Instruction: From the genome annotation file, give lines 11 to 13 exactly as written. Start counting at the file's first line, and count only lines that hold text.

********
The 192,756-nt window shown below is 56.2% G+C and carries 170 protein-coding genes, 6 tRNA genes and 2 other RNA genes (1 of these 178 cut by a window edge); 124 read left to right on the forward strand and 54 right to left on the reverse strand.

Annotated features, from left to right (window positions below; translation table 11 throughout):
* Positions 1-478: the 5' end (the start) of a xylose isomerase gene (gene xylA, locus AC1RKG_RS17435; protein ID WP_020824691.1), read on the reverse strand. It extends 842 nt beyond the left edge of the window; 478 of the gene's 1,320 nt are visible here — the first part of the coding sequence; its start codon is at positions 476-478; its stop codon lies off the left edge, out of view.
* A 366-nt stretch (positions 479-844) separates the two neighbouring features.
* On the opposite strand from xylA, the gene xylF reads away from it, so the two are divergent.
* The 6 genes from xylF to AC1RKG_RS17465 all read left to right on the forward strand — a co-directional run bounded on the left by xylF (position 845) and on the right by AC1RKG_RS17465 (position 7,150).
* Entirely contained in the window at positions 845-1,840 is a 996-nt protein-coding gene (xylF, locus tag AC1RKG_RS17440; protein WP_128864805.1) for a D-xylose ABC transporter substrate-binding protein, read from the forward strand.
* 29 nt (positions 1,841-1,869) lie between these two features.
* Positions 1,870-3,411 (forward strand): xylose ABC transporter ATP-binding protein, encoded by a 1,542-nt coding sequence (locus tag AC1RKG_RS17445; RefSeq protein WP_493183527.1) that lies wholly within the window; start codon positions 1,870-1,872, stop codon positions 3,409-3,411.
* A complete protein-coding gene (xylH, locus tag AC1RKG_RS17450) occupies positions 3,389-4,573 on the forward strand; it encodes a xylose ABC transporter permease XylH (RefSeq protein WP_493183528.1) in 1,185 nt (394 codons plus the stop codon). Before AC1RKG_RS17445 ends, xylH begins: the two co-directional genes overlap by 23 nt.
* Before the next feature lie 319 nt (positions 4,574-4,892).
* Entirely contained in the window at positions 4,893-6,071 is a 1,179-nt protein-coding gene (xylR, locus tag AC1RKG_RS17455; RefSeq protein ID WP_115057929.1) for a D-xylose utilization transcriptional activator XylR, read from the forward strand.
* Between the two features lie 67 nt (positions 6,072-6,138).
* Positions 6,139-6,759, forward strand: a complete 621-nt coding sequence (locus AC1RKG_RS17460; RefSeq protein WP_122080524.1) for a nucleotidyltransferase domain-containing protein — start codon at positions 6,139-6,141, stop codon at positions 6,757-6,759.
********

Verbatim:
* Before the next feature lie 319 nt (positions 4,574-4,892).
* Entirely contained in the window at positions 4,893-6,071 is a 1,179-nt protein-coding gene (xylR, locus tag AC1RKG_RS17455; RefSeq protein ID WP_115057929.1) for a D-xylose utilization transcriptional activator XylR, read from the forward strand.
* Between the two features lie 67 nt (positions 6,072-6,138).